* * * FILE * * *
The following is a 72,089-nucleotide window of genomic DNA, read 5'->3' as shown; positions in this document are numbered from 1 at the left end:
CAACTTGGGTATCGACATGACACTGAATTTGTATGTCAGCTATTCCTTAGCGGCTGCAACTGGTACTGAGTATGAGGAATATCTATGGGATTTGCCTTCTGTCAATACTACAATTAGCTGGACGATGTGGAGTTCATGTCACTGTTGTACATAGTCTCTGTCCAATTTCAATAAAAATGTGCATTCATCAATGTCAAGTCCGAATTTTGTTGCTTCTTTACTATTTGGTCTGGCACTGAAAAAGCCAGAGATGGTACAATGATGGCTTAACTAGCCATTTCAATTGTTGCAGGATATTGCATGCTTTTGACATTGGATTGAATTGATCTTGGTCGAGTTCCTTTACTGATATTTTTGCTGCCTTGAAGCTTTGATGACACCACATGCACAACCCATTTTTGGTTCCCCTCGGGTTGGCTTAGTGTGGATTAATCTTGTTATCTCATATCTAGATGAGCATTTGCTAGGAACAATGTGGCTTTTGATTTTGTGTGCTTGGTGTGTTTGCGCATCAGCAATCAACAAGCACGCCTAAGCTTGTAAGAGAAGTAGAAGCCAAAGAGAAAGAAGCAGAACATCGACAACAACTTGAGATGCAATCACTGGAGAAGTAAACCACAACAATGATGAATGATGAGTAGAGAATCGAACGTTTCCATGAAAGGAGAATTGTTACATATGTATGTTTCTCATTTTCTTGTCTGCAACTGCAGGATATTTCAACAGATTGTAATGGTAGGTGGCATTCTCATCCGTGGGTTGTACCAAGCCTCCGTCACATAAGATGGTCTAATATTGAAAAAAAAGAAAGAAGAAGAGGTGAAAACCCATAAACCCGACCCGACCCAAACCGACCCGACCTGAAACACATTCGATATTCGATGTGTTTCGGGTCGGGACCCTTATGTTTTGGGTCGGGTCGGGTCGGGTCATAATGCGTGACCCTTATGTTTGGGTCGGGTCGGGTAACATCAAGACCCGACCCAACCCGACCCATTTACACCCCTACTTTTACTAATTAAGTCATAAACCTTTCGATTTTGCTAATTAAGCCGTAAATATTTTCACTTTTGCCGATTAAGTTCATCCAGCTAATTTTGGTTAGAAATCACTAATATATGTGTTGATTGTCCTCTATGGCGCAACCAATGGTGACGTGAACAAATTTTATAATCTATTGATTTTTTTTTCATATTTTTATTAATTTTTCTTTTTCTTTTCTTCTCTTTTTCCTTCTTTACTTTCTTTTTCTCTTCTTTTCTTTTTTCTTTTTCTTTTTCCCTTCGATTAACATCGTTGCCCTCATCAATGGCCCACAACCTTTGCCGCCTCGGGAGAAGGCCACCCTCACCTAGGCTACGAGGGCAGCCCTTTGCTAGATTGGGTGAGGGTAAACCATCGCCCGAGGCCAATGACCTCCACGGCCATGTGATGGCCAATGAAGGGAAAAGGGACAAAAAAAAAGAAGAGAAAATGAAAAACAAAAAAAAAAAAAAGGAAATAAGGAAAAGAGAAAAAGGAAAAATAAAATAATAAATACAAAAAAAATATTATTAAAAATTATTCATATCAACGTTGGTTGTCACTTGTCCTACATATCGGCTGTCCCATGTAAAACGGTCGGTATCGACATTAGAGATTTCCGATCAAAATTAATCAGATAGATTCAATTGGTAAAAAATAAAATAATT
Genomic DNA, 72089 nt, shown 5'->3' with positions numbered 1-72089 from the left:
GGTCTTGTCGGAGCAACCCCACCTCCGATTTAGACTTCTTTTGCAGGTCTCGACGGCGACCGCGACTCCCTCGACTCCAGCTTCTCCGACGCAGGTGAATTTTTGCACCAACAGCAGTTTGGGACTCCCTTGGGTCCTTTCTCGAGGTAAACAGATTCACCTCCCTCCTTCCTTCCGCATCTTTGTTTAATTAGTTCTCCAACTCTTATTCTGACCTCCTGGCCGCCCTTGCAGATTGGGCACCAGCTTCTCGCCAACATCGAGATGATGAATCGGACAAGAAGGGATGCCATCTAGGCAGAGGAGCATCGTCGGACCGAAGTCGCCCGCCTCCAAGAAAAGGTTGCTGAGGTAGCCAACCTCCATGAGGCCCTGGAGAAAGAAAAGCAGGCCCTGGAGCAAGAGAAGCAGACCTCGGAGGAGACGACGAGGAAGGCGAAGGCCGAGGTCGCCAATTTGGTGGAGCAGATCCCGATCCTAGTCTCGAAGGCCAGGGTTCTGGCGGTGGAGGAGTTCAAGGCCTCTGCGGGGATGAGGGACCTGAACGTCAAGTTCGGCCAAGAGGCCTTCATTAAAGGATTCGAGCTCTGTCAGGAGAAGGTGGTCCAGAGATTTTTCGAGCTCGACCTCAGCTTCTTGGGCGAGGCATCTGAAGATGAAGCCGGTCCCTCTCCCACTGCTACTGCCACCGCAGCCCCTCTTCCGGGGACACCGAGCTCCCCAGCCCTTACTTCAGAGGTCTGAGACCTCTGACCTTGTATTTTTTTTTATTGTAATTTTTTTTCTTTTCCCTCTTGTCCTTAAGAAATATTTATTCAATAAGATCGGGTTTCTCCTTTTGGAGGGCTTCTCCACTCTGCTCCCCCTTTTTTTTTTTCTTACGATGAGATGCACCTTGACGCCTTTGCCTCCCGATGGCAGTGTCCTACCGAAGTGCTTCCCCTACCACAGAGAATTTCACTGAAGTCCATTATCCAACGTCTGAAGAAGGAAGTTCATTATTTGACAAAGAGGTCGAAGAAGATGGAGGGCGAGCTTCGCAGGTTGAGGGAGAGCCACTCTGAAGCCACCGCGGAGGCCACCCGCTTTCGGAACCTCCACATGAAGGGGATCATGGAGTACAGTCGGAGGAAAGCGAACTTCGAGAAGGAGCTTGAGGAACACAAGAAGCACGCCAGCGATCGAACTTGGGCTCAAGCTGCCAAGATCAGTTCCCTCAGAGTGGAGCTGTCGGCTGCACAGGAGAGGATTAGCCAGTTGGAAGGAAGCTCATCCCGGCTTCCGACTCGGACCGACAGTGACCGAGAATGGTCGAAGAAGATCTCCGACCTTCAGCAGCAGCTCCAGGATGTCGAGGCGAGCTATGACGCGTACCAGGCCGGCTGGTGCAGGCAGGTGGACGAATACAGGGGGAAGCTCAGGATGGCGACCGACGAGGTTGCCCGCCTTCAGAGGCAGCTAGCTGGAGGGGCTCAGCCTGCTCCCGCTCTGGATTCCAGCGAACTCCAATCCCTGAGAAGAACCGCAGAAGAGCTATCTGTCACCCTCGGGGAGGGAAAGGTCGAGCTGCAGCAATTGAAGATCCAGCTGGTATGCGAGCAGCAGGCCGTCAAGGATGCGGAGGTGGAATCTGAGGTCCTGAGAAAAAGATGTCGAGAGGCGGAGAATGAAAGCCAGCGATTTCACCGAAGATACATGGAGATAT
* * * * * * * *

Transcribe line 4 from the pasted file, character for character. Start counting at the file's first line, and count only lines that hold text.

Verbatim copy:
GGTCTTGTCGGAGCAACCCCACCTCCGATTTAGACTTCTTTTGCAGGTCTCGACGGCGACCGCGACTCCCTCGACTCCAGCTTCTCCGACGCAGGTGAATTTTTGCACCAACAGCAGTTTGGGACTCCCTTGGGTCCTTTCTCGAGGTAAACAGATTCACCTCCCTCCTTCCTTCCGCATCTTTGTTTAATTAGTTCTCCAACTCTTATTCTGACCTCCTGGCCGCCCTTGCAGATTGGGCACCAGCTTCTCGCCAACATCGAGATGATGAATCGGACAAGAAGGGATGCCATCTAGGCAGAGGAGCATCGTCGGACCGAAGTCGCCCGCCTCCAAGAAAAGGTTGCTGAGGTAGCCAACCTCCATGAGGCCCTGGAGAAAGAAAAGCAGGCCCTGGAGCAAGAGAAGCAGACCTCGGAGGAGACGACGAGGAAGGCGAAGGCCGAGGTCGCCAATTTGGTGGAGCAGATCCCGATCCTAGTCTCGAAGGCCAGGGTTCTGGCGGTGGAGGAGTTCAAGGCCTCTGCGGGGATGAGGGACCTGAACGTCAAGTTCGGCCAAGAGGCCTTCATTAAAGGATTCGAGCTCTGTCAGGAGAAGGTGGTCCAGAGATTTTTCGAGCTCGACCTCAGCTTCTTGGGCGAGGCATCTGAAGATGAAGCCGGTCCCTCTCCCACTGCTACTGCCACCGCAGCCCCTCTTCCGGGGACACCGAGCTCCCCAGCCCTTACTTCAGAGGTCTGAGACCTCTGACCTTGTATTTTTTTTTATTGTAATTTTTTTTCTTTTCCCTCTTGTCCTTAAGAAATATTTATTCAATAAGATCGGGTTTCTCCTTTTGGAGGGCTTCTCCACTCTGCTCCCCCTTTTTTTTTTTCTTACGATGAGATGCACCTTGACGCCTTTGCCTCCCGATGGCAGTGTCCTACCGAAGTGCTTCCCCTACCACAGAGAATTTCACTGAAGTCCATTATCCAACGTCTGAAGAAGGAAGTTCATTATTTGACAAAGAGGTCGAAGAAGATGGAGGGCGAGCTTCGCAGGTTGAGGGAGAGCCACTCTGAAGCCACCGCGGAGGCCACCCGCTTTCGGAACCTCCACATGAAGGGGATCATGGAGTACAGTCGGAGGAAAGCGAACTTCGAGAAGGAGCTTGAGGAACACAAGAAGCACGCCAGCGATCGAACTTGGGCTCAAGCTGCCAAGATCAGTTCCCTCAGAGTGGAGCTGTCGGCTGCACAGGAGAGGATTAGCCAGTTGGAAGGAAGCTCATCCCGGCTTCCGACTCGGACCGACAGTGACCGAGAATGGTCGAAGAAGATCTCCGACCTTCAGCAGCAGCTCCAGGATGTCGAGGCGAGCTATGACGCGTACCAGGCCGGCTGGTGCAGGCAGGTGGACGAATACAGGGGGAAGCTCAGGATGGCGACCGACGAGGTTGCCCGCCTTCAGAGGCAGCTAGCTGGAGGGGCTCAGCCTGCTCCCGCTCTGGATTCCAGCGAACTCCAATCCCTGAGAAGAACCGCAGAAGAGCTATCTGTCACCCTCGGGGAGGGAAAGGTCGAGCTGCAGCAATTGAAGATCCAGCTGGTATGCGAGCAGCAGGCCGTCAAGGATGCGGAGGTGGAATCTGAGGTCCTGAGAAAAAGATGTCGAGAGGCGGAGAATGAAAGCCAGCGATTTCACCGAAGATACATGGAGATAT